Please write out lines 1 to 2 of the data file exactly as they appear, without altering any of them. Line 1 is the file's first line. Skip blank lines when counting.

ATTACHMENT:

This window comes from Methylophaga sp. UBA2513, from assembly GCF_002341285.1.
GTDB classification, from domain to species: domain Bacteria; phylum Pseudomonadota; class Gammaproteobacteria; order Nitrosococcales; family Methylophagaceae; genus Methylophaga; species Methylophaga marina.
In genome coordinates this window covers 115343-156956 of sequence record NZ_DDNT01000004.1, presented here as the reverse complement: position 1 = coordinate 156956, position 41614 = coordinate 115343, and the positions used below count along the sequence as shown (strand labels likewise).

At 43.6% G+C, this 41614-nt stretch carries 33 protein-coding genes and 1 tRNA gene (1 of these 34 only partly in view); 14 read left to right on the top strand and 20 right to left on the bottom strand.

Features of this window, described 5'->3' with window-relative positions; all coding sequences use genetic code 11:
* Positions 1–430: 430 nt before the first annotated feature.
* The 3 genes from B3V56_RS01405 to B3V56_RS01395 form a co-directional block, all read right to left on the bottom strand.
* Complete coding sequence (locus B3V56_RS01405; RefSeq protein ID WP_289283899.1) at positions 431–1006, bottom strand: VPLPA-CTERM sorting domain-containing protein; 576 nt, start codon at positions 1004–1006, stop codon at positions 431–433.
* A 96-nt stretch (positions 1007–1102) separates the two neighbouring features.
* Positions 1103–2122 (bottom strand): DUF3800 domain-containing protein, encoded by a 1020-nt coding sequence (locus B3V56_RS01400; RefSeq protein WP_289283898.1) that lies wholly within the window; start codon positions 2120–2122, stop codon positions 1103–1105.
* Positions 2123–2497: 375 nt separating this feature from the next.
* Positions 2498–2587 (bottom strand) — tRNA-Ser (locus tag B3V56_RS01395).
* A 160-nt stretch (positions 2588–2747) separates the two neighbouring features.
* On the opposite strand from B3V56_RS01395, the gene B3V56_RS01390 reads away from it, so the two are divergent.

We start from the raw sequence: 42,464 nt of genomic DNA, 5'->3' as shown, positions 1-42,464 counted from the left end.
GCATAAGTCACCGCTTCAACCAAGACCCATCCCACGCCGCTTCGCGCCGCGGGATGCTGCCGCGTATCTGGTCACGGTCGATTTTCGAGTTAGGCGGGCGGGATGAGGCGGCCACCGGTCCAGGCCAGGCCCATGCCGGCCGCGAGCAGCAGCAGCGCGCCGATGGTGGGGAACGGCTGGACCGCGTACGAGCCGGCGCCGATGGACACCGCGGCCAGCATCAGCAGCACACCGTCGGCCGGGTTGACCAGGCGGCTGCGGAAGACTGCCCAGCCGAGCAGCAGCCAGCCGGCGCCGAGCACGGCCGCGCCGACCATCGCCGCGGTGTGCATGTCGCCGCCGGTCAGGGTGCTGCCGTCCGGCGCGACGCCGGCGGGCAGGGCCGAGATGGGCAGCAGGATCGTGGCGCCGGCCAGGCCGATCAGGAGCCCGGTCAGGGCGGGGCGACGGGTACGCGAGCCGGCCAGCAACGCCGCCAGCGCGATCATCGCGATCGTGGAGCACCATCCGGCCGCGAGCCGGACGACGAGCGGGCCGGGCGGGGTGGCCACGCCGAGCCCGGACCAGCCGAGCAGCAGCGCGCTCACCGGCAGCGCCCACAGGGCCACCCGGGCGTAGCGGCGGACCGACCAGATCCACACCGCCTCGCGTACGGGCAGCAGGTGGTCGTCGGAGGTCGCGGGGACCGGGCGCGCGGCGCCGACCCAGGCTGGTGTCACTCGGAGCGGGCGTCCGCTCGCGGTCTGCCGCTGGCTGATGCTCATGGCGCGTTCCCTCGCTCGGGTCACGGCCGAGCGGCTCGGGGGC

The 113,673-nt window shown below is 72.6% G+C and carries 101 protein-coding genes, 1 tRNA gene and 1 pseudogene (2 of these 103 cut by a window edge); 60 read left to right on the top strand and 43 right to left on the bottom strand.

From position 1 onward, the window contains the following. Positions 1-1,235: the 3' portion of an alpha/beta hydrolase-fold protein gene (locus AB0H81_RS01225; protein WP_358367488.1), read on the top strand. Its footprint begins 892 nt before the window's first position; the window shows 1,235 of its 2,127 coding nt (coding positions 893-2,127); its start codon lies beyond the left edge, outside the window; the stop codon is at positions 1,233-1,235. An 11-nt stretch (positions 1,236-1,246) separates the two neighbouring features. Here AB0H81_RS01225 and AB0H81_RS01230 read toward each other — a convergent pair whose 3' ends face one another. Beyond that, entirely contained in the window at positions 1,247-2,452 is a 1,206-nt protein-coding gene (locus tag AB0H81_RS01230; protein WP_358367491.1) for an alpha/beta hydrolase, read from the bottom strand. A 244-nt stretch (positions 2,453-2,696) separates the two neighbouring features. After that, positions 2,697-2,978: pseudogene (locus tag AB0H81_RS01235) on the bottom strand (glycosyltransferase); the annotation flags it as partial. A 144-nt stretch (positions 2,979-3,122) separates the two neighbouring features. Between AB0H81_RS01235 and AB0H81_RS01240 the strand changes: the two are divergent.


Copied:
This window comes from Methylophaga sp. UBA2513, from assembly GCF_002341285.1.
GTDB classification, from domain to species: domain Bacteria; phylum Pseudomonadota; class Gammaproteobacteria; order Nitrosococcales; family Methylophagaceae; genus Methylophaga; species Methylophaga marina.